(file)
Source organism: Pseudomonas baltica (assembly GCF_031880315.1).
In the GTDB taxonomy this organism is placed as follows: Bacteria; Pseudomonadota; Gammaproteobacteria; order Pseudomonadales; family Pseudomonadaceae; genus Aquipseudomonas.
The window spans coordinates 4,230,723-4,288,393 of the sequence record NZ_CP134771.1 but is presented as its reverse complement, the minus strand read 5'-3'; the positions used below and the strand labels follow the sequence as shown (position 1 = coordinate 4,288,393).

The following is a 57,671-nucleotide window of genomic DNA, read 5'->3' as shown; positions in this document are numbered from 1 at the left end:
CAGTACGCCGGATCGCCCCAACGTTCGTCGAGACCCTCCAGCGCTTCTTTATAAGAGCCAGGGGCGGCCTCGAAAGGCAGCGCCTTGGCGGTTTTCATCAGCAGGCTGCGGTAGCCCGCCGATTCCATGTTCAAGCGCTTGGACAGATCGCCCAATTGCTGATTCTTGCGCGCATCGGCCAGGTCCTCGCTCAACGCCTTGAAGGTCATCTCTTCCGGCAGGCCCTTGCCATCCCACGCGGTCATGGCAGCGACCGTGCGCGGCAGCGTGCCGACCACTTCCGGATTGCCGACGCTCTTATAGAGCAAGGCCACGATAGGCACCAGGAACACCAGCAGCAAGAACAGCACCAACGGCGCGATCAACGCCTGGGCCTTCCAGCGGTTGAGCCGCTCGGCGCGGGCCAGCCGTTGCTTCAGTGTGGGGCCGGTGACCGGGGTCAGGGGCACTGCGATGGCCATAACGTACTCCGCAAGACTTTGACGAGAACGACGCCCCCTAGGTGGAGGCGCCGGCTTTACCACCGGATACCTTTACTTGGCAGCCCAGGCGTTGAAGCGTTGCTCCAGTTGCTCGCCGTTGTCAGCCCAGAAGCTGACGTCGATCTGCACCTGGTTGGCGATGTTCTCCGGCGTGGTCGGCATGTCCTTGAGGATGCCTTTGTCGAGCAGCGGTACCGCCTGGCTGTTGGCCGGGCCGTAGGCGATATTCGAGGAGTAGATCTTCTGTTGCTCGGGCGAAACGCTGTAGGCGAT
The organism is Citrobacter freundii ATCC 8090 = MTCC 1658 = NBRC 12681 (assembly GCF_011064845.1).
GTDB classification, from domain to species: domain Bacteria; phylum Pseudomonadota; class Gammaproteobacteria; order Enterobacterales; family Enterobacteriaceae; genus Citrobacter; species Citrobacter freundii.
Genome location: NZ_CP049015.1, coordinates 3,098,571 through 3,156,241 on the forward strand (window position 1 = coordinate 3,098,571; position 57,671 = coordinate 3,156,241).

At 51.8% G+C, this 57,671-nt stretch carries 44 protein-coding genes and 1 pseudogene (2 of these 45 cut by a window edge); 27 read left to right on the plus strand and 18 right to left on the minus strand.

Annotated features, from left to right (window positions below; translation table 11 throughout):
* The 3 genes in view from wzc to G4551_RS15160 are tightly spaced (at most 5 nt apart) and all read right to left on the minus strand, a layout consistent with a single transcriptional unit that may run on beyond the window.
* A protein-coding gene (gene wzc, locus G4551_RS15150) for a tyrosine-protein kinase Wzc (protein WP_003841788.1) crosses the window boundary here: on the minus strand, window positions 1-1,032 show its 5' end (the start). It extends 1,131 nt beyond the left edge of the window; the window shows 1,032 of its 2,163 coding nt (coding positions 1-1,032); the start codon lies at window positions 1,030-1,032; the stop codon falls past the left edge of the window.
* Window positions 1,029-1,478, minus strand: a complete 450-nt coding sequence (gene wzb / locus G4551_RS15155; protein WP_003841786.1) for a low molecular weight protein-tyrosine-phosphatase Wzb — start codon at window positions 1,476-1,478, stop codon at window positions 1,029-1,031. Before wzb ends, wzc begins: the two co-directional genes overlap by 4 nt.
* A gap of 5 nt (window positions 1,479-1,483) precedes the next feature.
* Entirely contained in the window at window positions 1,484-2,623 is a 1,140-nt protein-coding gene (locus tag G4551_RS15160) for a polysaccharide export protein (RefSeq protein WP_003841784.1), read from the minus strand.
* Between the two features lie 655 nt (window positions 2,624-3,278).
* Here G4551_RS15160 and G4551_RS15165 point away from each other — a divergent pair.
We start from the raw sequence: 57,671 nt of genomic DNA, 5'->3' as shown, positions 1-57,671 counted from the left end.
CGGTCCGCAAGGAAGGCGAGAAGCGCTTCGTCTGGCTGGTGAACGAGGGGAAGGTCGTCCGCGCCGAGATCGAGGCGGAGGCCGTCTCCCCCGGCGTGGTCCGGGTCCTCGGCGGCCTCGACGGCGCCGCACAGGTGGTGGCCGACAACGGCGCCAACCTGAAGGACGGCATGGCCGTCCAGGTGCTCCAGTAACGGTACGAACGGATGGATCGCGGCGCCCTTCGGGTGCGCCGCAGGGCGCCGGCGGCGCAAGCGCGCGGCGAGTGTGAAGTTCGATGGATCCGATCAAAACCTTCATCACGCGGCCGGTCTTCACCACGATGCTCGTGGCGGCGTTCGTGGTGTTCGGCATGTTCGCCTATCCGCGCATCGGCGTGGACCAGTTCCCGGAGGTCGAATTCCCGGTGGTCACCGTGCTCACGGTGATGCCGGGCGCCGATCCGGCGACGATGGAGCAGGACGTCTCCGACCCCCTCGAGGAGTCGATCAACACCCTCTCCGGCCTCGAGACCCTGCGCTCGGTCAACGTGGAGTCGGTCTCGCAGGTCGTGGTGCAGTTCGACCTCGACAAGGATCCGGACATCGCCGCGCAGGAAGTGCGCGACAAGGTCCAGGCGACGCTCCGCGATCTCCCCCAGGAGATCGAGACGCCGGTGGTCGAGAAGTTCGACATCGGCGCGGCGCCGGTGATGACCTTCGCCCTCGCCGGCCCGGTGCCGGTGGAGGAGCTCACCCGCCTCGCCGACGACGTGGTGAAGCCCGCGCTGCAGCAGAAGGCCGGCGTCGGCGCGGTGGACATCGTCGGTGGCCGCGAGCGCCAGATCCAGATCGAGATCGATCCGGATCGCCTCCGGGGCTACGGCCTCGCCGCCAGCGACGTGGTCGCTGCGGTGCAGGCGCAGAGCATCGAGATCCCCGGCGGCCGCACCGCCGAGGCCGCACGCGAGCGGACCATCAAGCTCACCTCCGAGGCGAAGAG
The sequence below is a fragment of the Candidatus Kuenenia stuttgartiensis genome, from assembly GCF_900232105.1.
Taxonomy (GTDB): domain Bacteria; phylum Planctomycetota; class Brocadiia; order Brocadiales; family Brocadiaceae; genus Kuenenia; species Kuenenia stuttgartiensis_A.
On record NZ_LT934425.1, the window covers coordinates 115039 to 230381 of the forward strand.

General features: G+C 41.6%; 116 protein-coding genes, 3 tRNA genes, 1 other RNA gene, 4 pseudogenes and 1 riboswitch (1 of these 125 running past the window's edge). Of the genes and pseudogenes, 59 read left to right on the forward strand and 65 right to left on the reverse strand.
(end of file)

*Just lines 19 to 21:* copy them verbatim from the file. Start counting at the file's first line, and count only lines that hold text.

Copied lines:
CGGTCCGCAAGGAAGGCGAGAAGCGCTTCGTCTGGCTGGTGAACGAGGGGAAGGTCGTCCGCGCCGAGATCGAGGCGGAGGCCGTCTCCCCCGGCGTGGTCCGGGTCCTCGGCGGCCTCGACGGCGCCGCACAGGTGGTGGCCGACAACGGCGCCAACCTGAAGGACGGCATGGCCGTCCAGGTGCTCCAGTAACGGTACGAACGGATGGATCGCGGCGCCCTTCGGGTGCGCCGCAGGGCGCCGGCGGCGCAAGCGCGCGGCGAGTGTGAAGTTCGATGGATCCGATCAAAACCTTCATCACGCGGCCGGTCTTCACCACGATGCTCGTGGCGGCGTTCGTGGTGTTCGGCATGTTCGCCTATCCGCGCATCGGCGTGGACCAGTTCCCGGAGGTCGAATTCCCGGTGGTCACCGTGCTCACGGTGATGCCGGGCGCCGATCCGGCGACGATGGAGCAGGACGTCTCCGACCCCCTCGAGGAGTCGATCAACACCCTCTCCGGCCTCGAGACCCTGCGCTCGGTCAACGTGGAGTCGGTCTCGCAGGTCGTGGTGCAGTTCGACCTCGACAAGGATCCGGACATCGCCGCGCAGGAAGTGCGCGACAAGGTCCAGGCGACGCTCCGCGATCTCCCCCAGGAGATCGAGACGCCGGTGGTCGAGAAGTTCGACATCGGCGCGGCGCCGGTGATGACCTTCGCCCTCGCCGGCCCGGTGCCGGTGGAGGAGCTCACCCGCCTCGCCGACGACGTGGTGAAGCCCGCGCTGCAGCAGAAGGCCGGCGTCGGCGCGGTGGACATCGTCGGTGGCCGCGAGCGCCAGATCCAGATCGAGATCGATCCGGATCGCCTCCGGGGCTACGGCCTCGCCGCCAGCGACGTGGTCGCTGCGGTGCAGGCGCAGAGCATCGAGATCCCCGGCGGCCGCACCGCCGAGGCCGCACGCGAGCGGACCATCAAGCTCACCTCCGAGGCGAAGAG
The sequence below is a fragment of the Candidatus Kuenenia stuttgartiensis genome, from assembly GCF_900232105.1.
Taxonomy (GTDB): domain Bacteria; phylum Planctomycetota; class Brocadiia; order Brocadiales; family Brocadiaceae; genus Kuenenia; species Kuenenia stuttgartiensis_A.